Acute myeloid leukemia (AML) is a heterogeneous group of genetically diverse hematopoietic malignancies with variable responses to treatment. Around 10% of AMLs are involved in chromosomal rearrangements of the mixed lineage leukemia (MLL) gene with over 60 fusion partners. The critical feature of MLL-rearrangements is the generation of a chimeric transcript consisting of 5' MLL and 3' sequences of a partner gene (80% involving AF9, AF6, AF10, ELL or ENL in AML). The prognosis of MLL-associated leukemia is poor. A group of important oncogenes, including homeobox A (HOXA) genes, MEIS1, FLT3, MYB, and MYC, are frequently up-regulated in MLL-associated leukemias, and play a key role in the self-renewal of leukemia stem cells (LSCs) carrying MLL-rearrangements. However, clinically significant therapies have not been developed to effectively target these genes yet. Thus, better understanding of the molecular mechanisms underlying the pathogenesis of MLL-associated leukemia, and the development of effective therapeutic strategies based on such understanding, are urgently needed. MicroRNAs (miRNA) are a class of small, non- coding RNAs that play important roles in post-transcriptional gene regulation. Very recently, we reported that miR-150 is significantly down-regulated in most AML cases, and its repression is critical for MLL-AF9-mediated cell transformation and leukemogenesis; miR-150 functions as a pivotal tumor-suppressor gatekeeper in the MLL?fusion/MYC/LIN28-miR-150?FLT3/MYB/HOXA9/MEIS1 signaling circuit, through targeting FLT3/MYB directly and MYC/LIN28/HOXA9/MEIS1 indirectly (Jiang X., et al. Cancer Cell. 2012). Hypothesis: miR-150 is required for both development and maintenance of MLL-rearranged AMLs and for the self-renewal of the relevant LSCs. Therefore, the restoration of miR-150 expression/function holds significant potential to be clinically applicable to treat this type of presently therapy-resistant disease.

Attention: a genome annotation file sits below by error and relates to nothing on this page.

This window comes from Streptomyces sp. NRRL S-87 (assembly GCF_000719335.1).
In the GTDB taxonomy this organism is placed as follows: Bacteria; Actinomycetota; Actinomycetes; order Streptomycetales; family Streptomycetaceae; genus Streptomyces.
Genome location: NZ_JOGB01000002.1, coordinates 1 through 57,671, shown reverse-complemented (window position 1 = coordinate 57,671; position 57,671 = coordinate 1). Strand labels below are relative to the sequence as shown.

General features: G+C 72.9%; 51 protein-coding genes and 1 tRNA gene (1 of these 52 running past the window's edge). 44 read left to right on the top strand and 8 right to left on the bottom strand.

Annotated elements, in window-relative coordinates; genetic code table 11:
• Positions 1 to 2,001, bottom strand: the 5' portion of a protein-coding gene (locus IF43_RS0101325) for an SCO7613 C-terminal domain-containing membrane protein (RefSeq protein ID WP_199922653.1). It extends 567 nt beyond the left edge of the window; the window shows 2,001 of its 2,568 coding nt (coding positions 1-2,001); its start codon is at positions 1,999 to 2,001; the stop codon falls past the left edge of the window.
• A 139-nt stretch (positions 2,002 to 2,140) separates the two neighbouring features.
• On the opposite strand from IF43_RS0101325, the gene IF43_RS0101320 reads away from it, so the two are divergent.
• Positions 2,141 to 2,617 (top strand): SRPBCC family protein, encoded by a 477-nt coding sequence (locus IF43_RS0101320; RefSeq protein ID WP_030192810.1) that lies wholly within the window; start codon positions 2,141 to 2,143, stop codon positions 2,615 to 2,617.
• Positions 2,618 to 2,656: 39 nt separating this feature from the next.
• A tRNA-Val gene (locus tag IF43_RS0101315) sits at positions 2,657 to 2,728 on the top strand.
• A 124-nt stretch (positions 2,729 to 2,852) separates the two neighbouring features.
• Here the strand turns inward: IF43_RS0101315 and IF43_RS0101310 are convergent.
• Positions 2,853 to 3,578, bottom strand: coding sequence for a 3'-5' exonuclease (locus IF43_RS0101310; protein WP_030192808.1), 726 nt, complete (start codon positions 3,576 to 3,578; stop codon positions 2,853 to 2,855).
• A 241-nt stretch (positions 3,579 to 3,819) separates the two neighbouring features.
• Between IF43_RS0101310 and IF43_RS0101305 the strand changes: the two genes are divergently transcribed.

Specific Aims : 1) To determine whether repression of miR-150 is required for both development and maintenance of MLL-rearranged AMLs; 2) To determine whether repression of miR-150 is required for the self- renewal of LSCs of MLL-rearranged AMLs; and 3) To determine whether restoration of the expression/function of miR-150 (delivered by nanoparticles) is an effective new strategy for treating MLL-rearranged AMLs. Study Design: 1) We will use mouse bone marrow transplantation (BMT) models to determine whether ectopic expression of miR-150 can significantly inhibit both development and maintenance of all five major sub- types of MLL-rearranged AMLs (i.e., MLL-AF9, -AF6, -AF10, -ELL and -ENL). 2) We will conduct both competitive repopulation and limiting dilution assays to determine whether ectopic expression of miR-150 can significantly inhibit the self-renewal of relevant LSCs. 3) We will develop novel targeted nanoparticles based on FLT3L (FLT3 ligand)-directed dendrimers complexed with miR-150 oligos, followed by assessment of their specificity and efficacy in targeting/treating MLL-rearranged AMLs both in vitro and in vivo.
Around 10% of acute leukemias, including ~80% of all infant acute leukemia, carry a chromosomal rearrangement involving the MLL (mixed lineage leukemia) gene located on human chromosome 11, and the majority of patients cannot be cured with contemporary treatment; therefore, better understanding of the molecular mechanisms underlying the pathogenesis of the MLL-associated leukemia, and the development of effective therapeutic strategies based on such understanding, are urgently needed. The major goal of this proposal is to determine whether the repression of miR-150, a microRNA (miRNA) that is significantly down-regulated in most acute myeloid leukemia (AML) cases, including those carrying MLL-rearrangements, is required for the induction/development and maintenance of the MLL-rearranged leukemia and for the self- renewal of relevant leukemia stem cells (LSCs), and to determine whether restoring the expression/function of miR-150 using targeted nanoparticles is an effective new strategy for treating MLL-rearranged AMLs. Thus, this project will not only shed new light on our understanding of the pathological role and functional mechanism(s) of miR-150 and of the molecular mechanisms underlying the development, maintenance, and LSC self-renewal of MLL-rearranged leukemia, but also may lead to the development of a specific and effective novel therapeutic approach to treat this presently therapy-resistant disease using a targeted nanoparticle system.
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